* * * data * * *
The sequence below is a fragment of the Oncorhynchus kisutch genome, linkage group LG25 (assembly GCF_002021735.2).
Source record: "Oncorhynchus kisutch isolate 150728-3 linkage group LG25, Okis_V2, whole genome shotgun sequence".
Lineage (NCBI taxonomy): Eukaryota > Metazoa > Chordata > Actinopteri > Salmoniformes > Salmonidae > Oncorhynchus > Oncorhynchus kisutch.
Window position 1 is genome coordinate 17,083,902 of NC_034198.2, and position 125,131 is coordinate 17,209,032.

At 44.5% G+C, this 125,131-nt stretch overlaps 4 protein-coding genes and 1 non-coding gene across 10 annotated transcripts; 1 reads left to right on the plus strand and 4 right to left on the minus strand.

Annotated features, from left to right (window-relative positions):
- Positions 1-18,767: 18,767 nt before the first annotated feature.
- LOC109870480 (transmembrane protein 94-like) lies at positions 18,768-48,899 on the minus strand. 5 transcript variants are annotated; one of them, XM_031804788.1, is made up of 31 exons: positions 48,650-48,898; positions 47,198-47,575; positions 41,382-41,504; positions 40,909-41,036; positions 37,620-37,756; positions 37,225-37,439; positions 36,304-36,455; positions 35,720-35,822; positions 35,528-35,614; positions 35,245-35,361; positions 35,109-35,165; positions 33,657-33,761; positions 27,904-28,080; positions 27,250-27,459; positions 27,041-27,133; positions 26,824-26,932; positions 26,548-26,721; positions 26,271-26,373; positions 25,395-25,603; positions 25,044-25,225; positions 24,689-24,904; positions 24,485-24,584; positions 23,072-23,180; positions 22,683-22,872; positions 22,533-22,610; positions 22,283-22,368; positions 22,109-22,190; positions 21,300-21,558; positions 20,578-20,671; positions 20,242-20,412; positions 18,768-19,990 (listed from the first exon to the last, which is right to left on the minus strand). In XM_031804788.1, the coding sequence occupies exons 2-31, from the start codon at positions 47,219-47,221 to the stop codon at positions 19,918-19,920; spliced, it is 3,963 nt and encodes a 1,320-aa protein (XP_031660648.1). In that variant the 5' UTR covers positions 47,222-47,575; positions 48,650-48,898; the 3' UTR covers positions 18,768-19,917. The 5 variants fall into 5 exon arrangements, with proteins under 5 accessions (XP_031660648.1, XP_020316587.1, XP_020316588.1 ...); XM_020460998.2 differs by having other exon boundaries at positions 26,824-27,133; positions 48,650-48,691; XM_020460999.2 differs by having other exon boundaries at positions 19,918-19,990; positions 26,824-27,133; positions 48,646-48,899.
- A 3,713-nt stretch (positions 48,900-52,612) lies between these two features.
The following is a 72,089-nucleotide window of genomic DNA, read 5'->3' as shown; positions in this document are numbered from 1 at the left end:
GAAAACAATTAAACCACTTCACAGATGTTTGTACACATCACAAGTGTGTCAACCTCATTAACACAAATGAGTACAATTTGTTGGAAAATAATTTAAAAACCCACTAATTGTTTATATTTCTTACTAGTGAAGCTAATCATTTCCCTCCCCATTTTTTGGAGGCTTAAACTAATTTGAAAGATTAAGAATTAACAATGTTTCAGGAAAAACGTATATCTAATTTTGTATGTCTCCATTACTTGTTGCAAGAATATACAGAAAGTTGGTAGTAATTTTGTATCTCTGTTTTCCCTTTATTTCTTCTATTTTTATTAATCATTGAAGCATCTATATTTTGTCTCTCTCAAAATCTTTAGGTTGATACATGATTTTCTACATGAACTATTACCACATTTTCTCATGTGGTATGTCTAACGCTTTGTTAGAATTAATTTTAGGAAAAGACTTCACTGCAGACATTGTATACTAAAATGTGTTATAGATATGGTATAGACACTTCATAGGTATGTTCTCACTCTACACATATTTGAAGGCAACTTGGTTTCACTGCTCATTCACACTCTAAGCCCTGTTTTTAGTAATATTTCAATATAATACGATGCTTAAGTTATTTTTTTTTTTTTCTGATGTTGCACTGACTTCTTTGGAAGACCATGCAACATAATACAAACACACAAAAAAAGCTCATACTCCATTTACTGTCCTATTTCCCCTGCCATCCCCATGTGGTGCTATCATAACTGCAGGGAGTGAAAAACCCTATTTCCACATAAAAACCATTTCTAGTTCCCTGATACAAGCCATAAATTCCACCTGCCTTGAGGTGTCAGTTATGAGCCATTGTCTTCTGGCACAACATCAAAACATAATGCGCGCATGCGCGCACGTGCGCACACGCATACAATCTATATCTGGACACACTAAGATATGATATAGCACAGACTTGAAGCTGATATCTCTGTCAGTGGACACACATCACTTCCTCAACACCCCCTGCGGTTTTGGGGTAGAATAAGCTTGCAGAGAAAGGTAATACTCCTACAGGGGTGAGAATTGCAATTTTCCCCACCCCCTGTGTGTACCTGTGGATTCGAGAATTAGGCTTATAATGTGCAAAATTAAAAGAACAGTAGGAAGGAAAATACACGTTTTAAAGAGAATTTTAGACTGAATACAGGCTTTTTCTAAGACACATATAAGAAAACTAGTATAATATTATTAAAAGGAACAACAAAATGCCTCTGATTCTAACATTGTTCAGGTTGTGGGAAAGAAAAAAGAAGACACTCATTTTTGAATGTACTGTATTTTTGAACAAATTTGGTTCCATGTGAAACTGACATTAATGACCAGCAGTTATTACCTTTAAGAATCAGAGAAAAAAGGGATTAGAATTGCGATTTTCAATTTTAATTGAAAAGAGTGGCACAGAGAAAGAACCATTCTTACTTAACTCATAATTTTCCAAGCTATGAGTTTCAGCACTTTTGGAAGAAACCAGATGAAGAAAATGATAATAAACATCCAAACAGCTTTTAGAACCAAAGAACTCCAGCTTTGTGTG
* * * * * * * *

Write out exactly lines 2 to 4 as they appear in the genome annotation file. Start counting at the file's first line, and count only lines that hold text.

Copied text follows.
Source record: "Oncorhynchus kisutch isolate 150728-3 linkage group LG25, Okis_V2, whole genome shotgun sequence".
Lineage (NCBI taxonomy): Eukaryota > Metazoa > Chordata > Actinopteri > Salmoniformes > Salmonidae > Oncorhynchus > Oncorhynchus kisutch.
Window position 1 is genome coordinate 17,083,902 of NC_034198.2, and position 125,131 is coordinate 17,209,032.